Following our prediction for Lily’s downfall three days before they shut their doors, it has emerged that the company has been investigated for months on the charge of misleading consumers through false-advertising. DroningON has been contacted as part of the investigation.
The People vs Lily Robotics Inc…
After the news of Lily closing down just a few days ago, there has been a media storm concerning the investigation by the San Francisco State Attorney’s office.
The case focuses on the promotional video used to attract customers to invest in the pre-order campaign.
A 30 page PDF has been released by the Superior Court Of California. The document detailing the case is titled ‘The People Of The State Of California vs Lily Robotics, Inc’.
The document describes the background of the Lily project coupled with the success of the promotional video, but then explains in detail how Lily failed to disclose that the video had been shot using a DJI Inspire (worth $2000+), a manually flown dual-control, top specification professional drone.
An important and previously unknown fact is also made clear, Lily were aware in 2016 that their $14m equity investment would be insufficient and so the company applied for an additional $4m loan
The charges are then listed as follows:
- False advertising based on the false and misleading Promotional Video that is used in order to induce customers to purchase its camera drone.
- Violations of the Consumer Legal Remedies Act.
- Theft by false pretenses by using the false and misleading Promotional Video and other false representations to obtain money from pre-order customers.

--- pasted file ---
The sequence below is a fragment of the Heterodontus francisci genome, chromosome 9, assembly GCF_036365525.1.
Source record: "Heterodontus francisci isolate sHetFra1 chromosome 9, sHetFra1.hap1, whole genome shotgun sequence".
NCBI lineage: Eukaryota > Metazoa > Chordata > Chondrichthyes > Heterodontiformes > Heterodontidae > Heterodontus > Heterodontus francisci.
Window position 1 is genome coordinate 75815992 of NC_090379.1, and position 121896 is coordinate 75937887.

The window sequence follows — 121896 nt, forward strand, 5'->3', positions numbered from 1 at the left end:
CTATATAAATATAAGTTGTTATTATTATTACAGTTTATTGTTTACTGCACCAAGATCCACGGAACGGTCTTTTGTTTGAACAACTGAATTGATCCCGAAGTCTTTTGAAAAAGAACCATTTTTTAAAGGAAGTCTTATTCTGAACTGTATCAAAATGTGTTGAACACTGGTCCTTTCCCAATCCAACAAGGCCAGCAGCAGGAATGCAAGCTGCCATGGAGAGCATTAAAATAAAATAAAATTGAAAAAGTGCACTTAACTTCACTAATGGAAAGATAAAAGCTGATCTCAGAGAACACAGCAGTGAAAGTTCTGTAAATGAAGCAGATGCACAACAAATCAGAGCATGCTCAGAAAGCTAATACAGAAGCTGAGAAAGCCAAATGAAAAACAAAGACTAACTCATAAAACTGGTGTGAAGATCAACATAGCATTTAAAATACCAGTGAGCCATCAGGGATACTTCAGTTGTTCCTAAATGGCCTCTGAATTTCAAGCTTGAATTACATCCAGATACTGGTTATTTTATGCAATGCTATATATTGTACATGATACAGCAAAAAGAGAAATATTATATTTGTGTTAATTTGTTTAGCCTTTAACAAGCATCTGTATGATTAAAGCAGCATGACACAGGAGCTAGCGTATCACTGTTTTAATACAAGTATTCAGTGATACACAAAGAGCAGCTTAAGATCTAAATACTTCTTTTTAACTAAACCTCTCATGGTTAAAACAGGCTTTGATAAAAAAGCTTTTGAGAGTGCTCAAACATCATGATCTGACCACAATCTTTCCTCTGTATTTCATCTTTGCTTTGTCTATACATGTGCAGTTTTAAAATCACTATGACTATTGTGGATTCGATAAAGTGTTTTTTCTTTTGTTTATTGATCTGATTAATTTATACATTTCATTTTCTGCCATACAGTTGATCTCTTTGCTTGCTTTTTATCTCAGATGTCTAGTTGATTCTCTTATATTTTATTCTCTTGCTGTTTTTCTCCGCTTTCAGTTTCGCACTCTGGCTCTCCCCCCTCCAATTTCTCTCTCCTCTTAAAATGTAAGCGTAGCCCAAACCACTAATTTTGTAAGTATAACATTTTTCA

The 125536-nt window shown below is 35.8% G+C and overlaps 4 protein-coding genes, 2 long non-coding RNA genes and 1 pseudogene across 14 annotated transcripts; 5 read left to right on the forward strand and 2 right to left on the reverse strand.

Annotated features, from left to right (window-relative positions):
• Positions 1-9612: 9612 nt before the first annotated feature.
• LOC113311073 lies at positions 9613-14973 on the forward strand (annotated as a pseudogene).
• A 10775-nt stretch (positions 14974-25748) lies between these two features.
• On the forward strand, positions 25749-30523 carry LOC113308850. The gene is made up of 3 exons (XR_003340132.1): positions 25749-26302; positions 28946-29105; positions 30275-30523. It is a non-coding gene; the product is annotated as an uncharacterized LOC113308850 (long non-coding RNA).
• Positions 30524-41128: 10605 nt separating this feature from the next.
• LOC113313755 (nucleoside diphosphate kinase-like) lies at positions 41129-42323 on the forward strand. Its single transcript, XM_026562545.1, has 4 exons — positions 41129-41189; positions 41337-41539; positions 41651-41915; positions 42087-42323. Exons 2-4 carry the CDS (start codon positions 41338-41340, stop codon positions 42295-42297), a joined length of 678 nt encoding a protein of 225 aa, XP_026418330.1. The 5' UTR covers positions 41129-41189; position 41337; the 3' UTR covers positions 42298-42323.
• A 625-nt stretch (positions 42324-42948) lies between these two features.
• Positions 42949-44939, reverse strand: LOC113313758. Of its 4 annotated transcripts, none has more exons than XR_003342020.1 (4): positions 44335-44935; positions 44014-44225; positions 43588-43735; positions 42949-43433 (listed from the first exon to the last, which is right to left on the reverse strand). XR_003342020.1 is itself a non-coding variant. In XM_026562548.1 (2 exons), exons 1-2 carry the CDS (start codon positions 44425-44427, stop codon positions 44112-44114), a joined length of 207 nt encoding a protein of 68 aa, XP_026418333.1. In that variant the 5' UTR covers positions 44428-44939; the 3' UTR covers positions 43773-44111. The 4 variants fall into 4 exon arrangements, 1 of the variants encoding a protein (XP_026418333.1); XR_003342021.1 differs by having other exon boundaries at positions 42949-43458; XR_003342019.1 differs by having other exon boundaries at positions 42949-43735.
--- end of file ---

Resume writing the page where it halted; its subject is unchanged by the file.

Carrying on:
- Violations of the Federal Trade Commission regulations governing shipping representations and delays.
The 9th Most Viewed YouTube Video…
From the very start of the campaign, it was clear to industry experts that the Lily marketing promotional video was simulated, but for the regular consumer it was a jaw-dropping preview of a product that they needed to buy, it resulted in over 60,000 orders being placed and the video itself becoming the ninth ‘Most Watched’ video on YouTube for May 2015.
In questioning with Lily via their Facebook page back in May 2015, we clearly posed the question to the company to which the response confirmed officially that the Lily promo was filmed “…using Lily”.
The promotional Lily video was produced ‘Brad Kremer‘ from ‘CMI Productions LLC‘, the company were clearly proud of their association, as demonstrated by their Facebook post (which after this article was published, CMI Productions deleted from their Facebook) from December 2015.
The Director from CMI is described in his own bio as follows: